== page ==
In its Q4 2021 earnings, Intel reported the highest quarterly and yearly revenue, standing at $19.5 billion and $74.7 billion respectively, in addition to four other revenue records as well. However, this doesn’t mean that the company didn’t suffer its fair share of troubles, it’s still struggling to fully capitalize on the pandemic-fueled demand for new PCs in the market, with its net income going down by 21 percent in the quarter to $4.6 billion.
Furthermore, Intel’s Client Computing Group (CCG) shrunk by 2 percent during its Q3 2021 earnings back in October, which constrained the company’s growth. With CCG again down by 7 percent, CCG’s Q4 earnings don’t show any improvement, owing to poor laptop sales due to the global chip shortage and the lack of other key components affecting manufacturing sites in different parts of the world.
However, desktop sales saw an immense boost, Gartner and IDC reported that sales grew an additional 10-15 percent in 2021, with over 340 million PCs shipped. While the company’s other divisions made up for the revenue-wise decline. Intel’s data center group went up by 20 percent year over year to $7.3 billion, while the smaller businesses like Intel’s Internet of Things Group (IOTG) and its self-driving car company, Mobileye, saw increased demand up by 36 percent and 7 percent in Q4 2021 compared to Q4 2020. Their revenue grew 33 percent and 43 percent this year, respectively.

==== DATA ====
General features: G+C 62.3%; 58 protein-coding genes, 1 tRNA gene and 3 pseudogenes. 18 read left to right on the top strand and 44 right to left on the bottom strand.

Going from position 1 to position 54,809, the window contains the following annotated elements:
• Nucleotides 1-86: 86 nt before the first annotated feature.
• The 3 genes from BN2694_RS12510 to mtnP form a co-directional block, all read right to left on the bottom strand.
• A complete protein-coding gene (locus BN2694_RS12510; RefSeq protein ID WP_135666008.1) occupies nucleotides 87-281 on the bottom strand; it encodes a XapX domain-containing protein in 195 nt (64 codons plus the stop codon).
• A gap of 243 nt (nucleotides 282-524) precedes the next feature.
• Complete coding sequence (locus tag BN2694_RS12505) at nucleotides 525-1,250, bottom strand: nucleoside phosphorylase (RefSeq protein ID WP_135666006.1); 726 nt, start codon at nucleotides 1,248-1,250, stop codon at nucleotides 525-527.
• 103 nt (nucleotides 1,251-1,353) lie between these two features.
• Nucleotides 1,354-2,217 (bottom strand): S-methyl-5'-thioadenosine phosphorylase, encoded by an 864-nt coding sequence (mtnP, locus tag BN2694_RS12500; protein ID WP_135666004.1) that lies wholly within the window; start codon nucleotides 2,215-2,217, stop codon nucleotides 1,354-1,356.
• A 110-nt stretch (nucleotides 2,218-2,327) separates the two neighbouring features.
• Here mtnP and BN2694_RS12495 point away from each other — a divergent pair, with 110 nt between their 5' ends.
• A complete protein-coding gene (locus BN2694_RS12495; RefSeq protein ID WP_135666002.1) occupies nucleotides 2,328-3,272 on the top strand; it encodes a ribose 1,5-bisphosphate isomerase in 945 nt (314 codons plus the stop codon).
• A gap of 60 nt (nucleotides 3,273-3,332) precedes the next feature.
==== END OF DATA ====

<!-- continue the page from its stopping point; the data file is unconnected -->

However, due to some serious competition in the industry, Intel doesn’t automatically get to profit from all of that growth. With AMD pushing even further on laptop chips this year, and Qualcomm stepping back into the spotlight, it’s a tough time for Intel to be behind on processor technology.
For now, all eyes are hooked on Intel Arc Alchemist graphics cards which are expected to shake up the GPU market for both desktops and laptops later this year.